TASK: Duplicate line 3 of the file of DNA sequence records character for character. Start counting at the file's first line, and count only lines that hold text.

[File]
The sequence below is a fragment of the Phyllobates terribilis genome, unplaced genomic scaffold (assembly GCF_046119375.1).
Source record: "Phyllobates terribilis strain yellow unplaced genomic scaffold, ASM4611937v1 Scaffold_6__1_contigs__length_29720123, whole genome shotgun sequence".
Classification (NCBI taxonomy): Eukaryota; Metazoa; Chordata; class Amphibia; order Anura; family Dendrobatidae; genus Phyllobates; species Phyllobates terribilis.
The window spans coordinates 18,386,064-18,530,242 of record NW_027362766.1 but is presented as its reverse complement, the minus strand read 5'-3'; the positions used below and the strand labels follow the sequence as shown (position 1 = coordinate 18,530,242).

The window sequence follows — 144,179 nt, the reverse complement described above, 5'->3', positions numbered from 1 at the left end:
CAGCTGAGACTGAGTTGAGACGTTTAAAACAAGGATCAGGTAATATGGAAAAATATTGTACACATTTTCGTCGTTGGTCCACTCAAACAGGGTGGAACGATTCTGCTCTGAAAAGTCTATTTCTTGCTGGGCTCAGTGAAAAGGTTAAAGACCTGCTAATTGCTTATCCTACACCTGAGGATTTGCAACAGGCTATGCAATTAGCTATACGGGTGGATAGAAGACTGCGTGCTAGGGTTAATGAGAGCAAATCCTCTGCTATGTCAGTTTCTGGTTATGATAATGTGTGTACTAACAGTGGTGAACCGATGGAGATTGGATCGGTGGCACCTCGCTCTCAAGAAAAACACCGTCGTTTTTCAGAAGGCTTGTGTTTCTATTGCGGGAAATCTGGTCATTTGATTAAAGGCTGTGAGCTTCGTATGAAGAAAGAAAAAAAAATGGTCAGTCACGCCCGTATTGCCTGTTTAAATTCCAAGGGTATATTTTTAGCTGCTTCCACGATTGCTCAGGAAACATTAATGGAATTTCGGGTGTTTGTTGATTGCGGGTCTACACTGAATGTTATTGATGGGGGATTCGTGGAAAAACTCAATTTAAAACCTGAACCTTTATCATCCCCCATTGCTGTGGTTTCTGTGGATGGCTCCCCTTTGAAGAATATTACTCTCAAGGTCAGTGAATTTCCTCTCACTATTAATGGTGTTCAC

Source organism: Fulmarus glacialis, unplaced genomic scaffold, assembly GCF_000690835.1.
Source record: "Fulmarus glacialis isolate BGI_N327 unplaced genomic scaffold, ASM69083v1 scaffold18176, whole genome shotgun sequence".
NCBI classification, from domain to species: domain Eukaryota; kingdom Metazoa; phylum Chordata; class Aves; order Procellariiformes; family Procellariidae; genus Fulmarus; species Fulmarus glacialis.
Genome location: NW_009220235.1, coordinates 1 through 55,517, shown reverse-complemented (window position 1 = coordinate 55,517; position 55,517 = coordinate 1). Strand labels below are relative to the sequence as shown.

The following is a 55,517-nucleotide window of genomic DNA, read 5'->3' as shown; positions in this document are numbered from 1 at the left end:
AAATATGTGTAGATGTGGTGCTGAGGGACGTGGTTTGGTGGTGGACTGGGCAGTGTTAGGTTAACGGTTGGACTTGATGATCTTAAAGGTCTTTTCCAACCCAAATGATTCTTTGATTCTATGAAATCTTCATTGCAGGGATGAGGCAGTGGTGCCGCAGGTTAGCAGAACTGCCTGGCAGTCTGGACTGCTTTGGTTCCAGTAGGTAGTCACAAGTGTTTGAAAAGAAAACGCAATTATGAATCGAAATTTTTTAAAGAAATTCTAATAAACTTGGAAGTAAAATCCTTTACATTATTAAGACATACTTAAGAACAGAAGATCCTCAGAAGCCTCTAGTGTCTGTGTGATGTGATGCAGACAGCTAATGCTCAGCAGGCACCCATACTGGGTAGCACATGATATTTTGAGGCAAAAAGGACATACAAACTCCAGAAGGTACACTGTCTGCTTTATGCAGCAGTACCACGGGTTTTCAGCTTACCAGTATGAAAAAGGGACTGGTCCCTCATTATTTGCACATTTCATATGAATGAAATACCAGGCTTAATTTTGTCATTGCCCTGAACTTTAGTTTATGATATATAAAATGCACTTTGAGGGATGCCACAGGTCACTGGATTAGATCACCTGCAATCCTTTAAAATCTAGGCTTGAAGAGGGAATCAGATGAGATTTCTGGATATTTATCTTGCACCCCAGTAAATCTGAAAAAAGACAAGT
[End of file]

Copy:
Classification (NCBI taxonomy): Eukaryota; Metazoa; Chordata; class Amphibia; order Anura; family Dendrobatidae; genus Phyllobates; species Phyllobates terribilis.